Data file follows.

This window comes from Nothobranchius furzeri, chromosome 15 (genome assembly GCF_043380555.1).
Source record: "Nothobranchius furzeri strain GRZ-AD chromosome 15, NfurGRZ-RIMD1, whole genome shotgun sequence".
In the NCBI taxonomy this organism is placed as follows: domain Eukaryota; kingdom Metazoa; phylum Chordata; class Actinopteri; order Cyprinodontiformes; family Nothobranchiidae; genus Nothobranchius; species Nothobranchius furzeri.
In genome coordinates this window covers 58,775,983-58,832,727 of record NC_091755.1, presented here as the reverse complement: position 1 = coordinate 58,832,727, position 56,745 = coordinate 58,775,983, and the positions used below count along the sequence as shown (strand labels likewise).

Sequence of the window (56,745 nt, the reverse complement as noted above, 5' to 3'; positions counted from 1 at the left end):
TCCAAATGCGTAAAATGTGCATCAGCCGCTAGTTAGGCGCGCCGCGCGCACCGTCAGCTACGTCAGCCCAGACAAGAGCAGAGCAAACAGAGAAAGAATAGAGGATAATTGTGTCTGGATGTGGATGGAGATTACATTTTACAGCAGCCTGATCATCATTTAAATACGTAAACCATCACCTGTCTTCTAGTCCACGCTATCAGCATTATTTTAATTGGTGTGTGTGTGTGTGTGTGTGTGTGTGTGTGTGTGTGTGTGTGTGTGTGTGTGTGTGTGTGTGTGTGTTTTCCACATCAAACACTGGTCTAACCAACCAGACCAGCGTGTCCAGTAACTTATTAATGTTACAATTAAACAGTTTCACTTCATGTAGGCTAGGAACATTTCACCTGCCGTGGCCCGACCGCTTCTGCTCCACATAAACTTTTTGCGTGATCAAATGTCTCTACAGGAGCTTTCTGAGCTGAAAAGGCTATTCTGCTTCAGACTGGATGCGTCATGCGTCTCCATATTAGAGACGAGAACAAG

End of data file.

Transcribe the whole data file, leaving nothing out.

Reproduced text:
This window comes from Nothobranchius furzeri, chromosome 15 (genome assembly GCF_043380555.1).
Source record: "Nothobranchius furzeri strain GRZ-AD chromosome 15, NfurGRZ-RIMD1, whole genome shotgun sequence".
In the NCBI taxonomy this organism is placed as follows: domain Eukaryota; kingdom Metazoa; phylum Chordata; class Actinopteri; order Cyprinodontiformes; family Nothobranchiidae; genus Nothobranchius; species Nothobranchius furzeri.
In genome coordinates this window covers 58,775,983-58,832,727 of record NC_091755.1, presented here as the reverse complement: position 1 = coordinate 58,832,727, position 56,745 = coordinate 58,775,983, and the positions used below count along the sequence as shown (strand labels likewise).

Sequence of the window (56,745 nt, the reverse complement as noted above, 5' to 3'; positions counted from 1 at the left end):
TCCAAATGCGTAAAATGTGCATCAGCCGCTAGTTAGGCGCGCCGCGCGCACCGTCAGCTACGTCAGCCCAGACAAGAGCAGAGCAAACAGAGAAAGAATAGAGGATAATTGTGTCTGGATGTGGATGGAGATTACATTTTACAGCAGCCTGATCATCATTTAAATACGTAAACCATCACCTGTCTTCTAGTCCACGCTATCAGCATTATTTTAATTGGTGTGTGTGTGTGTGTGTGTGTGTGTGTGTGTGTGTGTGTGTGTGTGTGTGTGTGTGTGTGTGTGTGTTTTCCACATCAAACACTGGTCTAACCAACCAGACCAGCGTGTCCAGTAACTTATTAATGTTACAATTAAACAGTTTCACTTCATGTAGGCTAGGAACATTTCACCTGCCGTGGCCCGACCGCTTCTGCTCCACATAAACTTTTTGCGTGATCAAATGTCTCTACAGGAGCTTTCTGAGCTGAAAAGGCTATTCTGCTTCAGACTGGATGCGTCATGCGTCTCCATATTAGAGACGAGAACAAG